August 23, 2014

When (and how) to move an InnoDB table outside the shared tablespace

In my last post, “A closer look at the MySQL ibdata1 disk space issue and big tables,” I looked at the growing ibdata1 problem under the perspective of having big tables residing inside the so-called shared tablespace. In the particular case that motivated that post, we had a customer running out of disk space in his […]

Introducing backup locks in Percona Server

TL;DR version: The backup locks feature introduced in Percona Server 5.6.16-64.0 is a lightweight alternative to FLUSH TABLES WITH READ LOCK and can be used to take both physical and logical backups with less downtime on busy servers. To employ the feature with mysqldump, use mysqldump –lock-for-backup –single-transaction. The next release of Percona XtraBackup will […]

Concatenating MyISAM files

Recently, I found myself involved in the migration of a large read-only InnoDB database to MyISAM (eventually packed). The only issue was that for one of the table, we were talking of 5 TB of data, 23B rows. Not small… I calculated that with something like insert into MyISAM_table… select * from Innodb_table… would take […]

Connecting orphaned .ibd files

There are two ways InnoDB can organize tablespaces. First is when all data, indexes and system buffers are stored in a single tablespace. This is typicaly one or several ibdata files. A well known innodb_file_per_table option brings the second one. Tables and system areas are split into different files. Usually system tablespace is located in […]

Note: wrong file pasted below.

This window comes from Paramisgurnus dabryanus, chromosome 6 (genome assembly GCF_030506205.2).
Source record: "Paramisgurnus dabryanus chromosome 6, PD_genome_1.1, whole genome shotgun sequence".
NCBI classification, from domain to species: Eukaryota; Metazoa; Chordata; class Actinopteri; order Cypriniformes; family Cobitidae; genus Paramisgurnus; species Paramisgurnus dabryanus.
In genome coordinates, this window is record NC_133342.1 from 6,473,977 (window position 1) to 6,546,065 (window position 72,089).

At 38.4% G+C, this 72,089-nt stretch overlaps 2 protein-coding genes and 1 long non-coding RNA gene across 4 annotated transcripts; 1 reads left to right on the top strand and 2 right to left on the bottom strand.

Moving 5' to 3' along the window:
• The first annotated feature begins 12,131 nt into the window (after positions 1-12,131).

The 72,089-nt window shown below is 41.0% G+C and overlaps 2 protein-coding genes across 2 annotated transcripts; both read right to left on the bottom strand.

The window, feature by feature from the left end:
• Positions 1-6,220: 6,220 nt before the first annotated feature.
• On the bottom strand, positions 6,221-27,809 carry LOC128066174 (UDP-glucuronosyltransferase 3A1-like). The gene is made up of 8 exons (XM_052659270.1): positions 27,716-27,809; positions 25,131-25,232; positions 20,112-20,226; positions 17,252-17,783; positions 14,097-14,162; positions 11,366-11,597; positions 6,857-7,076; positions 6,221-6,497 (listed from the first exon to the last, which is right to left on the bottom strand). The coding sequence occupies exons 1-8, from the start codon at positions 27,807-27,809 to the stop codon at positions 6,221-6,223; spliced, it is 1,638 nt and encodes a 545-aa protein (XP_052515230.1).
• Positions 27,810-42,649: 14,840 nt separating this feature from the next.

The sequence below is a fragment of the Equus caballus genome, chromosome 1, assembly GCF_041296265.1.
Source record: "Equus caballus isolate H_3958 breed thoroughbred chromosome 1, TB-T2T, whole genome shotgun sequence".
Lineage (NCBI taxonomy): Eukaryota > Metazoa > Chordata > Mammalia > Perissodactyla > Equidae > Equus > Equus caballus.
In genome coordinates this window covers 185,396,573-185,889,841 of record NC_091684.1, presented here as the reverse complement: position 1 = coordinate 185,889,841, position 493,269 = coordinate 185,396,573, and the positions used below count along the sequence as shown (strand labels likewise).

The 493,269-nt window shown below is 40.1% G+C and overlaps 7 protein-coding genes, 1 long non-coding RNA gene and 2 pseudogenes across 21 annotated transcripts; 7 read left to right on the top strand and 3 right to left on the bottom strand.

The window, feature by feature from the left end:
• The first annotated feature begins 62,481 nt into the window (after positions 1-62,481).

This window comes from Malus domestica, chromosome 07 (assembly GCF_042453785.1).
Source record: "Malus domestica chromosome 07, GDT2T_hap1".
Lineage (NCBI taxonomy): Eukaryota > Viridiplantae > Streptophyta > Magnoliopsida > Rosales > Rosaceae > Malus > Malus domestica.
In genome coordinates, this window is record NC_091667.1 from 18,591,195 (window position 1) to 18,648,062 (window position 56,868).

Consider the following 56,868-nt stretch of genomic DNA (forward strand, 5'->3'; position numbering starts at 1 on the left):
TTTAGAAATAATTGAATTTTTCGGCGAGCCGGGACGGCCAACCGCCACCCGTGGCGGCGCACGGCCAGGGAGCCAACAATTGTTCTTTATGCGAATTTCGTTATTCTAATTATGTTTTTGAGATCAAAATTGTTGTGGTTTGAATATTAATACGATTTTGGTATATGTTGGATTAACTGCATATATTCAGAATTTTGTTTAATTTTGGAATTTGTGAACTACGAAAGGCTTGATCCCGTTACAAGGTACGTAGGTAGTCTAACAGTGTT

Paul McCullagh answers your questions about PBXT

Following on from our earlier announcement, Paul McCullagh has responded with the answers to your questions – as well as a few I gathered from other Percona folks, and attendees of OpenSQL Camp. Thank you Paul! What’s the “ideal” use case for the PBXT engine, and how does it compare in performance?  When would I […]

Thoughs on Innodb Incremental Backups

For normal Innodb “hot” backups we use LVM or other snapshot based technologies with pretty good success. However having incremental backups remain the problem. First why do you need incremental backups at all ? Why not just take the full backups daily. The answer is space – if you want to keep several generations to […]